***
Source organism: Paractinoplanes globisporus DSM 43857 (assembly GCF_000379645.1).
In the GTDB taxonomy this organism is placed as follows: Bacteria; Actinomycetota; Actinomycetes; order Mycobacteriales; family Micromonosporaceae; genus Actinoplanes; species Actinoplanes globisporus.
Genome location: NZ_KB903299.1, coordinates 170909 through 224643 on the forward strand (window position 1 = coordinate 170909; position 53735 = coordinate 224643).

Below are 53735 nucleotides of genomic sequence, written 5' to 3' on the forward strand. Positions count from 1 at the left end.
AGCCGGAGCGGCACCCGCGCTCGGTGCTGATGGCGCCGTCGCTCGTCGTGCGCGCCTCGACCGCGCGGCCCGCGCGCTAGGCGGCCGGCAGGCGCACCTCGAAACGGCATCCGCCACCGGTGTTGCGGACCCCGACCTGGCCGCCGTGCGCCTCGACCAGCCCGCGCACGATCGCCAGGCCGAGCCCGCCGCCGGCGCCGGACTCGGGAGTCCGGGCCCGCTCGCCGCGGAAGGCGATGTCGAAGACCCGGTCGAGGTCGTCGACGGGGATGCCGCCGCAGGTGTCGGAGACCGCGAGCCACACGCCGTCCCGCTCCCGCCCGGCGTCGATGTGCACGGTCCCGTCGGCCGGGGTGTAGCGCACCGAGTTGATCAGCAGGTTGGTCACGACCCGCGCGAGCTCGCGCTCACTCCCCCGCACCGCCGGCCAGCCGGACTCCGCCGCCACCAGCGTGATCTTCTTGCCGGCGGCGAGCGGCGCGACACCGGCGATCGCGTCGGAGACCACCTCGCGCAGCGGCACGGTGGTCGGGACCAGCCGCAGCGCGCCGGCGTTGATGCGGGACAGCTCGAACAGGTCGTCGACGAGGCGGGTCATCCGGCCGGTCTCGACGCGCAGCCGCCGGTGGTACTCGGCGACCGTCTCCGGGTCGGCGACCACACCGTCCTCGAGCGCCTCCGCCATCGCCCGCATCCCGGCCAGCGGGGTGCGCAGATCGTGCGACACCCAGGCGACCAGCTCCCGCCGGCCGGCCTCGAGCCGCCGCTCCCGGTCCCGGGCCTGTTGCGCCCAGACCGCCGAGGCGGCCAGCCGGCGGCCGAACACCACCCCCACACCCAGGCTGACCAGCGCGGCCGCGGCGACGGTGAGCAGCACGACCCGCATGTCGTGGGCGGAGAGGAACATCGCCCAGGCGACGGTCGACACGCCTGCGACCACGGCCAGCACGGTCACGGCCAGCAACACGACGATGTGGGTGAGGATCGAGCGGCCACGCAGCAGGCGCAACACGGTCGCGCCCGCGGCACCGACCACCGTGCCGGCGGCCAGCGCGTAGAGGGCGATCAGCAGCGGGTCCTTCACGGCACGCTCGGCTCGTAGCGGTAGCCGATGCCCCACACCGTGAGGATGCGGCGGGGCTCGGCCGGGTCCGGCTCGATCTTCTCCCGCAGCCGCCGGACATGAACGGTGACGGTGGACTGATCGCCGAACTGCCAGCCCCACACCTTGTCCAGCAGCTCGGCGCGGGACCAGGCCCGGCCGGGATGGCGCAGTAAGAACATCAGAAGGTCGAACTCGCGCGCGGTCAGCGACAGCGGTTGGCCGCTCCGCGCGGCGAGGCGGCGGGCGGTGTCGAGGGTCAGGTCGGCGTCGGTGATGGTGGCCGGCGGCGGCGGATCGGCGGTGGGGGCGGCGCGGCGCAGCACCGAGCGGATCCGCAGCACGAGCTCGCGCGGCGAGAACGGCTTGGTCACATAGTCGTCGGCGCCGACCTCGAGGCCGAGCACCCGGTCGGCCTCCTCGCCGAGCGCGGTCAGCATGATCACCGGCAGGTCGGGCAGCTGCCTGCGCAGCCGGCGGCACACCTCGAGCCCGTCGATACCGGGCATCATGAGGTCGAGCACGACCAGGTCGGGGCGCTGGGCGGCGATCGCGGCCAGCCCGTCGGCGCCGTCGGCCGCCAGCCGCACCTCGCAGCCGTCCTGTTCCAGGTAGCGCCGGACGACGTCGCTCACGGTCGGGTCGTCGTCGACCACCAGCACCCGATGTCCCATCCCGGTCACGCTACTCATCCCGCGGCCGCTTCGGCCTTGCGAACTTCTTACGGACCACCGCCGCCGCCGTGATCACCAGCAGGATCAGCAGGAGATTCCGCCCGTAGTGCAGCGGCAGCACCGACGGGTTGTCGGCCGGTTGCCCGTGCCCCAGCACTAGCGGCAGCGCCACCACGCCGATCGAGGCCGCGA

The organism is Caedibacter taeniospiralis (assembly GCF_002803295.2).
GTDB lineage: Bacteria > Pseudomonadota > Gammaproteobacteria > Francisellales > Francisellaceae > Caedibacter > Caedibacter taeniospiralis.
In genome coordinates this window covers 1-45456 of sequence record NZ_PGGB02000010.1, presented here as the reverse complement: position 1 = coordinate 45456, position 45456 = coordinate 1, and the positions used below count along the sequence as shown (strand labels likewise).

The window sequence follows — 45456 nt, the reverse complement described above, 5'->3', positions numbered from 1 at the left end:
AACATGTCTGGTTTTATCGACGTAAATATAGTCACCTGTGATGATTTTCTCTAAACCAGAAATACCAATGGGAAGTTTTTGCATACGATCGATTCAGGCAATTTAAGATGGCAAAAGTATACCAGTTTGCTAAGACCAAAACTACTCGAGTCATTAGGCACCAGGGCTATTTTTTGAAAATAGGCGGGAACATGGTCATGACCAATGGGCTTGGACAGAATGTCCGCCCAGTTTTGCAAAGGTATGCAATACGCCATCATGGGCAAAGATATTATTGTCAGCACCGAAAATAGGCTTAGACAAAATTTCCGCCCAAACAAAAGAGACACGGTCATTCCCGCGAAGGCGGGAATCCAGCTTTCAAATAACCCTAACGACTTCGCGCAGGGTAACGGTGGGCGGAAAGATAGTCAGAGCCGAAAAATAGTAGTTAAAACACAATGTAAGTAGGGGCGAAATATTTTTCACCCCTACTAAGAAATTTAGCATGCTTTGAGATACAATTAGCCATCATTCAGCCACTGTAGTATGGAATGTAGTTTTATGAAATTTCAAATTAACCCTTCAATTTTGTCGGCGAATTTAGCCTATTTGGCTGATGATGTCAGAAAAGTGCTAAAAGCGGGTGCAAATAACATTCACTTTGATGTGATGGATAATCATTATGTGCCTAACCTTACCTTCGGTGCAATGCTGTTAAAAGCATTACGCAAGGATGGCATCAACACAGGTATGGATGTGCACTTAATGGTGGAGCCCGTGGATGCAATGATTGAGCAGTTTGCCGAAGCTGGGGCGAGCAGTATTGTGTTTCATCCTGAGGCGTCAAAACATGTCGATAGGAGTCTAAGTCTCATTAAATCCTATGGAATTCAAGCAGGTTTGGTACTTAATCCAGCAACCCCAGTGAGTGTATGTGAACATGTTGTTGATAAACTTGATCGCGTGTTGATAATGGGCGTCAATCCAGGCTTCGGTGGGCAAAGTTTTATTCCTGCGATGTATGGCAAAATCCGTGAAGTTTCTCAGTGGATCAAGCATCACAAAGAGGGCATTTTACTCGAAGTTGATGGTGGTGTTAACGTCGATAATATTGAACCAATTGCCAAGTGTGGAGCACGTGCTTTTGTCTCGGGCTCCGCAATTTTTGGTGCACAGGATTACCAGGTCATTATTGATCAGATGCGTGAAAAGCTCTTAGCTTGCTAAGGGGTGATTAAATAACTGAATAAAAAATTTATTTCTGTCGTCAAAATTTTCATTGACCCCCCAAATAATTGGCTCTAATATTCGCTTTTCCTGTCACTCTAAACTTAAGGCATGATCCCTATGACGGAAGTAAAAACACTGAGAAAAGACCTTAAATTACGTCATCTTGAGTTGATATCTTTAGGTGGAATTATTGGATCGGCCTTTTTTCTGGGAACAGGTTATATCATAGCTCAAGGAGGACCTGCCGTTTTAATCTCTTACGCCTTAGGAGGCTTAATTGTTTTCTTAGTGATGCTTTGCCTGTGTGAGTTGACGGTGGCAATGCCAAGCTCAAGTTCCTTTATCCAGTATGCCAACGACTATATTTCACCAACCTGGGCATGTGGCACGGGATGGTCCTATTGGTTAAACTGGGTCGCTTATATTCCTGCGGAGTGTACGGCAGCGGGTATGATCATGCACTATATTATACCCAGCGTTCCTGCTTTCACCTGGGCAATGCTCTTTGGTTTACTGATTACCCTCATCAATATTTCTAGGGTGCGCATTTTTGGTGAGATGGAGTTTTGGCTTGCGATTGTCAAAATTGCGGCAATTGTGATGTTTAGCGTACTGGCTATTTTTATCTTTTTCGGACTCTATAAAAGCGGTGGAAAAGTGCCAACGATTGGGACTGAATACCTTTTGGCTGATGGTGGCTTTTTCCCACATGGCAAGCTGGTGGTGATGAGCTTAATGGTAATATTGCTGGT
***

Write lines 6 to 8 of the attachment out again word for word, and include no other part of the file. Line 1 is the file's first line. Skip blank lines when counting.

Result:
The organism is Caedibacter taeniospiralis (assembly GCF_002803295.2).
GTDB lineage: Bacteria > Pseudomonadota > Gammaproteobacteria > Francisellales > Francisellaceae > Caedibacter > Caedibacter taeniospiralis.
In genome coordinates this window covers 1-45456 of sequence record NZ_PGGB02000010.1, presented here as the reverse complement: position 1 = coordinate 45456, position 45456 = coordinate 1, and the positions used below count along the sequence as shown (strand labels likewise).